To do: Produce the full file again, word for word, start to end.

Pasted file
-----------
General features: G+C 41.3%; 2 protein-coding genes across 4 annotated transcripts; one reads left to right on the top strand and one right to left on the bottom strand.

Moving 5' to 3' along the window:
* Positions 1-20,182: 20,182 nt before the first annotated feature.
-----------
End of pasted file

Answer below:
General features: G+C 41.3%; 2 protein-coding genes across 4 annotated transcripts; one reads left to right on the top strand and one right to left on the bottom strand.

Moving 5' to 3' along the window:
* Positions 1-20,182: 20,182 nt before the first annotated feature.